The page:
Monday, March 29, 2010

What if it was all just a big bubble?

Not the bear market rally of the past 12 months.

Not the post tech-stock recovery of 2000-2008.

I'm talking about the whole of your investing life, the last 30-40 years of asset price inflation that started with Great Society spending in the 1960s, augmented by the baby boomer effect on consumption, the effect of technologies like cars and mass production and telecommunications, all strapped to a booster rocket of Nixon abandoning the gold standard in 1971.

When, in your life, has your government sustained a surplus? When has your currency increased in purchasing power?
These provocative questions were prompted by this provocative article is from a provocative blog by Tim Iacono called The Mess that Greenspan Made. Check it out.

What is considered an average return in the stock market took a jump up after money was decoupled from gold. Few people factor in the effect of inflation on stock indices. Look at the chart above, and eyeball an average for the period from 1880 to 1970. Then do the same from 1970 to now.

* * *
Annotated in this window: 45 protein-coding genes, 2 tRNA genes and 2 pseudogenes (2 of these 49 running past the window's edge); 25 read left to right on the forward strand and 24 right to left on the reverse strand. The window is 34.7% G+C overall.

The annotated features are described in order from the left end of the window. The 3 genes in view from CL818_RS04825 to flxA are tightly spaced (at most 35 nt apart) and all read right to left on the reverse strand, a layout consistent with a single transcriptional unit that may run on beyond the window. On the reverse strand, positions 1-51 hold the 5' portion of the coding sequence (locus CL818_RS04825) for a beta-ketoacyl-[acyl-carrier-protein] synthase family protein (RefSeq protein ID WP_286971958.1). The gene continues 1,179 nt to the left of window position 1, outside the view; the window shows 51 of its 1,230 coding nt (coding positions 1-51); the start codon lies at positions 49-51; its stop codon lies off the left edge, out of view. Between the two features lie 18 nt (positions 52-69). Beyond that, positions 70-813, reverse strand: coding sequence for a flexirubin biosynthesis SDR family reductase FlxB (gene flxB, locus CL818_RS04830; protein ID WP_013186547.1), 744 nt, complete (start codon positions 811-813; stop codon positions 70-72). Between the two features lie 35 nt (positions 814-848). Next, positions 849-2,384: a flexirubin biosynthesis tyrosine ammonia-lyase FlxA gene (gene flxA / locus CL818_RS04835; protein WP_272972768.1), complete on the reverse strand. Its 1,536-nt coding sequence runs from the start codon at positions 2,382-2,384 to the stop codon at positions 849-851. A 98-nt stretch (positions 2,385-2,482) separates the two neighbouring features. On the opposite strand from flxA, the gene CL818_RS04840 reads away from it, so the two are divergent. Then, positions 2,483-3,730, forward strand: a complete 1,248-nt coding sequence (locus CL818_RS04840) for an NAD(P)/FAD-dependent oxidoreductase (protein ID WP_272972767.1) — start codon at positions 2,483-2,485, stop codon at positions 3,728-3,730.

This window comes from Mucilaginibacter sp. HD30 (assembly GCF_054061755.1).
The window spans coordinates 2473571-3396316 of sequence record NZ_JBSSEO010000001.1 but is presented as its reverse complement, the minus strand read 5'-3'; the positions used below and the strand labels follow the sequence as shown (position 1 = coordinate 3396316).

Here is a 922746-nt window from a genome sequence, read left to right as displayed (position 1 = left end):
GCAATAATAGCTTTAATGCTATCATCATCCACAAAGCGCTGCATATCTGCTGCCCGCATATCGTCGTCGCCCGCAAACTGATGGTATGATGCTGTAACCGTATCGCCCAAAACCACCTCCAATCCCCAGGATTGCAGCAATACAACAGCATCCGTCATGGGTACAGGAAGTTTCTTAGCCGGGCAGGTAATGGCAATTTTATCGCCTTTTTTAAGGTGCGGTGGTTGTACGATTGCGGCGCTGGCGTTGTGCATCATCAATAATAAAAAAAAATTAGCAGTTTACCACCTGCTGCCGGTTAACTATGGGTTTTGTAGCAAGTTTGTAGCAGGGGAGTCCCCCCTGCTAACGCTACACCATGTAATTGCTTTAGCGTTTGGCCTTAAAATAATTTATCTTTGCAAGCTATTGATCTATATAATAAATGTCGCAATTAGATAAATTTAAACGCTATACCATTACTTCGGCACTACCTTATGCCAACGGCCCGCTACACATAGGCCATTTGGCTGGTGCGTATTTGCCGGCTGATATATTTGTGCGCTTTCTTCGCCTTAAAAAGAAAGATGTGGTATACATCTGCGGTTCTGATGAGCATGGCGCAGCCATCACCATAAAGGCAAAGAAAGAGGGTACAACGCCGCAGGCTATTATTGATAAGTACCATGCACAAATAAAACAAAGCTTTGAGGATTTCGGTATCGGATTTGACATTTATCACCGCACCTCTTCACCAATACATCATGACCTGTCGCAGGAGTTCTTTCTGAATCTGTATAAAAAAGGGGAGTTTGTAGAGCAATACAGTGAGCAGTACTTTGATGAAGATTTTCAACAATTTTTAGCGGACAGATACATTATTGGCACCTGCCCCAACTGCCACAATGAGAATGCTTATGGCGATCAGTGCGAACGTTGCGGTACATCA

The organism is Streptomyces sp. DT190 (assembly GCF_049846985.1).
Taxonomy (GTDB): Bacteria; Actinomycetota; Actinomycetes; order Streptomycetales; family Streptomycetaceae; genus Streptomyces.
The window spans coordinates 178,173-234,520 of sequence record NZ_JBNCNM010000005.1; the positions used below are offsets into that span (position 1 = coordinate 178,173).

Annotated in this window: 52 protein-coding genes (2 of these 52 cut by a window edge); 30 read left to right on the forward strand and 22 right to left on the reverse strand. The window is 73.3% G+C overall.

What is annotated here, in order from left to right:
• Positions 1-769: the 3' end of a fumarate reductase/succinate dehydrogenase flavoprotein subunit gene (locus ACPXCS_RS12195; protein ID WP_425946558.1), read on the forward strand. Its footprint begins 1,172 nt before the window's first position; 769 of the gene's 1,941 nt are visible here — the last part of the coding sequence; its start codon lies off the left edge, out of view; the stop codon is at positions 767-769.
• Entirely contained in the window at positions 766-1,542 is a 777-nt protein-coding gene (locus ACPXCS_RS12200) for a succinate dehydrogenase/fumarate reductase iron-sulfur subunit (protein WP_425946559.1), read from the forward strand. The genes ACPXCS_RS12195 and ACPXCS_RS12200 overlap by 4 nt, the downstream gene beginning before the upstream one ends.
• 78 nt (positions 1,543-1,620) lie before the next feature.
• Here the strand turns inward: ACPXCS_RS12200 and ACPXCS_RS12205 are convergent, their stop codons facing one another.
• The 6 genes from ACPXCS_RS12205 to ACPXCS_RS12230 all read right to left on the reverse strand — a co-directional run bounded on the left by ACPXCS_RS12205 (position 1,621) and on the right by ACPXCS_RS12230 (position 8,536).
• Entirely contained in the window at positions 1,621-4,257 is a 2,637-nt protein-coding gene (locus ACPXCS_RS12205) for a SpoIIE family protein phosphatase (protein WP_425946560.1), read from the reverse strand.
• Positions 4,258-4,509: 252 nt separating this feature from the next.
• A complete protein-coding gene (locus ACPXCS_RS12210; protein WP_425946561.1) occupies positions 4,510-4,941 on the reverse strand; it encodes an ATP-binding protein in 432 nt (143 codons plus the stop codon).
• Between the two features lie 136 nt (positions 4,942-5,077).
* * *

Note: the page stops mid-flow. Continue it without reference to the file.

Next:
Real returns probably should be calculated in terms of something timeless, for example the Dow/Gold ratio. The Dow Jones Industrial Average has its weaknesses, but it is easily recognizable. Right now it takes about 10 ounces of gold to buy one unit of the DJIA.
The chart shows the craziness of the gold mania in the late 1970s, and the equal but opposite craziness of the tech bubble in 2000. Those who disparage gold point to its poor performance from its 1979 peak through the subsequent two decades. Those who admire gold simply pick a different time period.

The message of Tim Iacono's article is that the housing bubble and accompanying credit bubble that goosed the financial system from 2000 to 2008 was just the most recent example. Who knows...maybe gold is the next bubble, just as it was in the late 1970s. You will know a bubble is happening when TV shows feature ordinary people buying gold or taking Grandma's old jewelry and flipping it for a huge profit, like the home reno shows that were everywhere three years ago.

Until then, it is probably safe to buy some gold or silver and put it away. When the TV shows start, take a bit of a profit by selling it to the latecomers.

No comments: